Northern Powerhouse “biggest growth opportunity since Victorian era”

3 Sep 15

The Northern Powerhouse proposals represent the biggest growth opportunity for the North of England since the Victorian era, the IPPR North think-tank has said, but must be backed with investments in the upcoming Spending Review.

Tomorrow is the deadline for combined authorities and councils to submit devolution proposals to ministers for consideration ahead of the 25 November funding announcement. The think-tank said there was massive potential for businesses in the North West, North East and Yorkshire and Humber to drive the nation’s prosperity.

Its analysis found the economy of these three Northern regions was already worth £289bn, which is bigger than all the devolved nations’ economies combined. However, if they were able to halve the gap between their economic output per head and the UK average, then their combined output would be £34bn (11.9%) bigger.

IPPR North director Ed Cox said the economic underperformance of the North of England was not inevitable.

“We have seen past attempts at ‘regional policy’ fall by the wayside, but the Northern Powerhouse has momentum and has galvanised leaders in the North,” he said.

“But investment, leadership and urgency are the key ingredients for turning Northern Powerhouse rhetoric into national economic prosperity. The momentum is building, the benefits are great – the opportunity is there to be seized for Northern prosperity to create national prosperity.”

According to Rhetoric to reality: a business agenda for the Northern Powerhouse, the Spending Review must lead to a step change in commitment to the North of England, including additional investment in infrastructure. Spending on transport capital in the North in 2013/14 was £166 per head, less than half that of London (£332).

Chancellor George Osborne should also ensure the momentum behind devolution is sustained across government, the think-tank said.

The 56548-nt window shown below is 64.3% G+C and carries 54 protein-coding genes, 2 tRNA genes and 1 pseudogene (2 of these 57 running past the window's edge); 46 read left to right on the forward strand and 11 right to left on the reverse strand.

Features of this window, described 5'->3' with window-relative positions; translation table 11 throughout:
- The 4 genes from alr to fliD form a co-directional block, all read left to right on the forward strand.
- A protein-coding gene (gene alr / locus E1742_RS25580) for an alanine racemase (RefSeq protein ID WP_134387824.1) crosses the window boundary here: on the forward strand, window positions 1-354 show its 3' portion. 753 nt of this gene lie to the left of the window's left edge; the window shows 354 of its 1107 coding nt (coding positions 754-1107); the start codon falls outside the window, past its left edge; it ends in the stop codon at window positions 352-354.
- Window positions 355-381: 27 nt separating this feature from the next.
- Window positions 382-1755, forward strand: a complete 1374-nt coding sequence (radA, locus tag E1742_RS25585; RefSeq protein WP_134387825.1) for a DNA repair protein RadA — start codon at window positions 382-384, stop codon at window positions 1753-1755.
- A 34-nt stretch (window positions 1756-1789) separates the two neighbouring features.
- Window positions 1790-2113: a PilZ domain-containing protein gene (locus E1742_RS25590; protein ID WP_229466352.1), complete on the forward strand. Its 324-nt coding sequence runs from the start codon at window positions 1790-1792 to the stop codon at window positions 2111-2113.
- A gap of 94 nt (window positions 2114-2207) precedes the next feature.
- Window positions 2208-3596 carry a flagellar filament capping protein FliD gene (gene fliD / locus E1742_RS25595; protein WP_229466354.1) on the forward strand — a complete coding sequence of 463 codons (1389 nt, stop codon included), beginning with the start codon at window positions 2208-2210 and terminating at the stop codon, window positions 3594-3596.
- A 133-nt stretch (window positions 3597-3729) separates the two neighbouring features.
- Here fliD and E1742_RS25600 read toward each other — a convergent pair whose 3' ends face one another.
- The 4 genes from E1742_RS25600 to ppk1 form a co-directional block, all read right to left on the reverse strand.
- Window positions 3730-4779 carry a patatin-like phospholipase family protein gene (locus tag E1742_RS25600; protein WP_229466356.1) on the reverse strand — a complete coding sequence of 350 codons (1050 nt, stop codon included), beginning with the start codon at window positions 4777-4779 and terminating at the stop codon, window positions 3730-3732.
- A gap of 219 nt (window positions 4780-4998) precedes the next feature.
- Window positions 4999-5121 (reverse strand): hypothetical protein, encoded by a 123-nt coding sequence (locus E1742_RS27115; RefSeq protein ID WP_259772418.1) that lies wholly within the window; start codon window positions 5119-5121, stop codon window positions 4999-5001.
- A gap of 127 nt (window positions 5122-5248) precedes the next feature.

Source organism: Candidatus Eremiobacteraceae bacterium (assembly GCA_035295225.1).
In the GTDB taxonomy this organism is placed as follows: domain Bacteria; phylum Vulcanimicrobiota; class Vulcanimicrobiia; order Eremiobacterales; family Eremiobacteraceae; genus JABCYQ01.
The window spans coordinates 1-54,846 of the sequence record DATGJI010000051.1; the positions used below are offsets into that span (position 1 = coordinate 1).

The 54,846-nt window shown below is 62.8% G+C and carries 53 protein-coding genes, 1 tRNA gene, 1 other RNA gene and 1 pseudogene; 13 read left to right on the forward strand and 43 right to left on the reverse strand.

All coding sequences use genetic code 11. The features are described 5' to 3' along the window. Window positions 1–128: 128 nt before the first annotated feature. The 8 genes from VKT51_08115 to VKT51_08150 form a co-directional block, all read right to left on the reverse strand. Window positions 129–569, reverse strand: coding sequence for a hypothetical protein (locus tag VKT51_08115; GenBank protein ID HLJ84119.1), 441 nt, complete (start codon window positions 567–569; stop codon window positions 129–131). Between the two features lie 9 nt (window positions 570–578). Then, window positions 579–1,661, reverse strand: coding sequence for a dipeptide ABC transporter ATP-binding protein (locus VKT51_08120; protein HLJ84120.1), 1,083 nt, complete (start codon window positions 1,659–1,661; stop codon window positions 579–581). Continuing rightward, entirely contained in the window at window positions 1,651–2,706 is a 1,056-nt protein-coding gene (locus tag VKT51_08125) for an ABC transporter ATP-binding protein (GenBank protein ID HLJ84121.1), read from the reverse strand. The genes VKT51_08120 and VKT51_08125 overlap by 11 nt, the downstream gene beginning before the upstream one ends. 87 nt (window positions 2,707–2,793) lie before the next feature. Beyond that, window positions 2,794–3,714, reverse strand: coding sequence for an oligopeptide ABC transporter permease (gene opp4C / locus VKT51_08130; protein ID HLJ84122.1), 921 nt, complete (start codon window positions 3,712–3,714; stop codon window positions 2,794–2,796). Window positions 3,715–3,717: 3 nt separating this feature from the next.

Local leaders from across West Yorkshire have set out their proposed offer to ministers ahead of tomorrow’s deadline.

Their preferred option is a pact based around the functional economic area of the Leeds city region, building on more than a decade of economic collaboration and partnership between local councils and businesses.

This should be backed with fiscal devolution, including 100% retention of the local growth in business rates and power to levy a Supplementary Business Rate to invest in major infrastructure schemes.

The region also called for freedom to levy a 10-year infrastructure precept, exempt from the council tax-capping regime, to deliver major new investments such as a world-class metro style public transport network across the city region.

Publishing the proposals yesterday, Wakefield Council leader Peter Box said: “We had a constructive meeting with leaders of neighbouring councils and Lord O’Neill ahead of us submitting to government an ambitious devolution proposal that will mean better infrastructure, jobs and housing.”

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